Q: Both Federal and State funding are being proposed for this work. Is it correct that this will require the contractors to pay Federal and State prevailing wage rates and at what additional cost to the project?

RS&W: Yes. RS&W will (and must by law) require contractors to pay the prevailing Federal and State wage rates for the proposed work. It is not possible to answer the second part of your question concerning “…at what additional cost …”. RS&W’s legal status gives us access to very attractive low-interest, long-term financing. What is the additional cost without such financing?

 

Q: The December Hideabout article indicates RS&W will “install and pay for submersible grinder pumps.” You indicated the homeowner will pay a monthly electric cost of $2.00-$3.00. That means an electric line will be run from the grinder pump to the homeowners house. Will RS&W pay for the installation of the electric line and electrical hookup also? Who pays for replacing the electrical panel if there is no spare capacity in the homeowner’s electrical panel?

RS&W: Yes, RS&W will pay for all necessary electrical work (i.e. conduit, conduit trench, wiring, and connections) to operate the grinder pumps. At this time, we anticipate installing the grinder pump’s electrical control box with a separate breaker on the exterior of each home near the existing electrical meter. Power for the pump would be tapped on the immediate “downstream” side of the home’s electric meter. We do not anticipate the need to access any electrical panel within the home.

 

Q: The December Hideabout article indicates RS&W will “install and pay for submersible grinder pumps.” Who pays for the hookup of the homeowners Sewer Service Line to the grinder pumps?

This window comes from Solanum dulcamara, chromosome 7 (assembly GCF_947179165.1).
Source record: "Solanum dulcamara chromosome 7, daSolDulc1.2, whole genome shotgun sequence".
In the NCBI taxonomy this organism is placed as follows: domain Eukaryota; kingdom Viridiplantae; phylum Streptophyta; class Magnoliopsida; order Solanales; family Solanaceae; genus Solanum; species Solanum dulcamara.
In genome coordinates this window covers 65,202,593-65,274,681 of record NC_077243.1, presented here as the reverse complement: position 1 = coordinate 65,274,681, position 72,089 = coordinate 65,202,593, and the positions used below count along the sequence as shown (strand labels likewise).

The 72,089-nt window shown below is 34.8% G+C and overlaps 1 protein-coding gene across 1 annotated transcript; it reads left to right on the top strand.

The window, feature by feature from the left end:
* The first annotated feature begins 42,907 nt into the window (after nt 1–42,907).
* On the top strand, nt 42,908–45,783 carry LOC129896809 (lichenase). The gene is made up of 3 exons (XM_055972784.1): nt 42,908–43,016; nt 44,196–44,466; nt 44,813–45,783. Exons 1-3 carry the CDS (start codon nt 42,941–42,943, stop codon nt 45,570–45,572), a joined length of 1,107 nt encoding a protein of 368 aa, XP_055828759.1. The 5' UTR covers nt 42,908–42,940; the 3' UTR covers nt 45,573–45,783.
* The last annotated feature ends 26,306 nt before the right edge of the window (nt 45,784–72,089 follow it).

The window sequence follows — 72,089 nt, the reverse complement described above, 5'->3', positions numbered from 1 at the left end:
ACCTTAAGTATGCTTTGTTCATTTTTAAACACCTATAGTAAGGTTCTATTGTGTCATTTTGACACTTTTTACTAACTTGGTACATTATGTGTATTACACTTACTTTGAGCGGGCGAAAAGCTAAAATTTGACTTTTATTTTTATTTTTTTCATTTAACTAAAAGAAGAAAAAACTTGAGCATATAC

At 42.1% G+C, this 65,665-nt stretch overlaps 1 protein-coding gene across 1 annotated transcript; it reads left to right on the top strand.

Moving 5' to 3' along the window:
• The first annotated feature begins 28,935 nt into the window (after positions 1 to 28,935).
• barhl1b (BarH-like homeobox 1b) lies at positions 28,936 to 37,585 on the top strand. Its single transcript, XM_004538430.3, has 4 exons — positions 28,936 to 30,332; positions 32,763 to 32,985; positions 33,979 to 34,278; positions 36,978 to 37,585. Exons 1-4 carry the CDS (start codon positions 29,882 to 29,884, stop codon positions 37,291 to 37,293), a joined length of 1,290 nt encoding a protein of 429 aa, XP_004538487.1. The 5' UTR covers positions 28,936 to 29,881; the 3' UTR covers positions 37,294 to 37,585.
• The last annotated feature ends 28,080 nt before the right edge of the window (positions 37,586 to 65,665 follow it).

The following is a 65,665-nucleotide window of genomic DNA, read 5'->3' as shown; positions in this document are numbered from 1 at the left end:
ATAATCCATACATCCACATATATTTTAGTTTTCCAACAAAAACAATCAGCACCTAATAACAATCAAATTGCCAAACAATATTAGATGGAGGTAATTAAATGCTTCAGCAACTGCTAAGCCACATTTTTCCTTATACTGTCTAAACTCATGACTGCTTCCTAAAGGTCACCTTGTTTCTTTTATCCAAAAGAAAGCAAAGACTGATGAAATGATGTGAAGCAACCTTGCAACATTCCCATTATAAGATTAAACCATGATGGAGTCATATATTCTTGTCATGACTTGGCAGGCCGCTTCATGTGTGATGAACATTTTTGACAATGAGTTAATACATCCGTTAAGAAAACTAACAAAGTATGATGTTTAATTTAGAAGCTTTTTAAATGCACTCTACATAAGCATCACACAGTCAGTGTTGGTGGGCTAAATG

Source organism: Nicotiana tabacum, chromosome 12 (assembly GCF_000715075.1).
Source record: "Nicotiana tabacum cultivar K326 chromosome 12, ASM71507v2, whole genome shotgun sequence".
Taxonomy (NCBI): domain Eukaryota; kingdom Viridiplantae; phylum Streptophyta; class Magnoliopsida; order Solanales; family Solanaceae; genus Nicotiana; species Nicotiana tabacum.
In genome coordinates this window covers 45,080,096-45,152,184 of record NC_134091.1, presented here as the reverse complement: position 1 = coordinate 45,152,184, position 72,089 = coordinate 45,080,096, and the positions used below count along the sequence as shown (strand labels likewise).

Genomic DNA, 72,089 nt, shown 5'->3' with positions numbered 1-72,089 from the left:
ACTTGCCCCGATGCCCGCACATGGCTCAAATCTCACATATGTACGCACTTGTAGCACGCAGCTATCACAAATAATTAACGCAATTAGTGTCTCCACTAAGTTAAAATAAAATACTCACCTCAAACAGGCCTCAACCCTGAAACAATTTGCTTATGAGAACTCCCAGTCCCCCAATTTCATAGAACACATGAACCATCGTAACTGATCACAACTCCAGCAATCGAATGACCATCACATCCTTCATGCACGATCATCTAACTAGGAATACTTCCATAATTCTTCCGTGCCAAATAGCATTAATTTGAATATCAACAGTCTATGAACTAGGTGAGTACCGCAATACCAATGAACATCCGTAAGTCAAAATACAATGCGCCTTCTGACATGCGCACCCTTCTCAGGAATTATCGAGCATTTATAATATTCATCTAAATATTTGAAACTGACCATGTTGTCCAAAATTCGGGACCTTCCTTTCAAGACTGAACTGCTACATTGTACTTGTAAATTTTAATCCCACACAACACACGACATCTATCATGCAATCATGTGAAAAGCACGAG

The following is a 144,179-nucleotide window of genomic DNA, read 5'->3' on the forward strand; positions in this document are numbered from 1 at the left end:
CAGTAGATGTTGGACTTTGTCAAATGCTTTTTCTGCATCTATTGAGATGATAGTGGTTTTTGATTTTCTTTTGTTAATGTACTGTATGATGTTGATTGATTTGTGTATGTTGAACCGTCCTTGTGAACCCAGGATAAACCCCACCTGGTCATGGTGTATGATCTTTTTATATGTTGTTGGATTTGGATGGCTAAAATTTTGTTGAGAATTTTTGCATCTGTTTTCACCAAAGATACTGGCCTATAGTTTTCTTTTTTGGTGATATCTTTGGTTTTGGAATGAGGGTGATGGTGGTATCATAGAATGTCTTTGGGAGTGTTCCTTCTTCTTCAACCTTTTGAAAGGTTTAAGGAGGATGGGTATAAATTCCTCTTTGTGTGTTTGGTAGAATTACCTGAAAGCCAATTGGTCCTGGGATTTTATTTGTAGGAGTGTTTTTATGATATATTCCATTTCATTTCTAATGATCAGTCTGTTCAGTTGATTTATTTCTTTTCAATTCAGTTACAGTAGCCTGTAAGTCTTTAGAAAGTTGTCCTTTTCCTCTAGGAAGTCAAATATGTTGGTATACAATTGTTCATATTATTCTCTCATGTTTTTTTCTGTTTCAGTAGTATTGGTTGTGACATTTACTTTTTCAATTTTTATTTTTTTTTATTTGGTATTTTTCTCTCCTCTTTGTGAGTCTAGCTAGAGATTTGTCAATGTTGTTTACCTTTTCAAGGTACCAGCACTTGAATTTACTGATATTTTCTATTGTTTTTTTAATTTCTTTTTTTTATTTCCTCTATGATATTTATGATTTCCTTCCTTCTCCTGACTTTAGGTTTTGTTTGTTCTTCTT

RS&W: RS&W will pay for connecting the homeowner’s sewer service lateral to the grinder pump station. However, if the homeowner’s service lateral is found to be leaking or damaged, the homeowner will be required to replace the lateral or make the necessary repairs before any connections are made. This is the homeowner’s current responsibility now.

Hybrid configurations: Based on the fact that until the entire sewer system cannot be flash cut or converted to a system that will require all lots to have a sewer pump instead of our current gravity system instantly, we will be functioning in a hybrid configuration for some time.

 

Q: Is it possible that this hybrid configuration may in fact be a permanent solution?

RS&W: No. The majority of our infrastructure is roughly the same age. Our water loss and infiltration problems occur and must be corrected throughout the Hideout. We must complete all remaining work as aggressively as funding permits.

 

Q: Could the home already on grinder pumps be left on say a gravity loop served by a central Pump (hopefully one of the new ones)? Thus eliminating the for the 30% double pump configuration.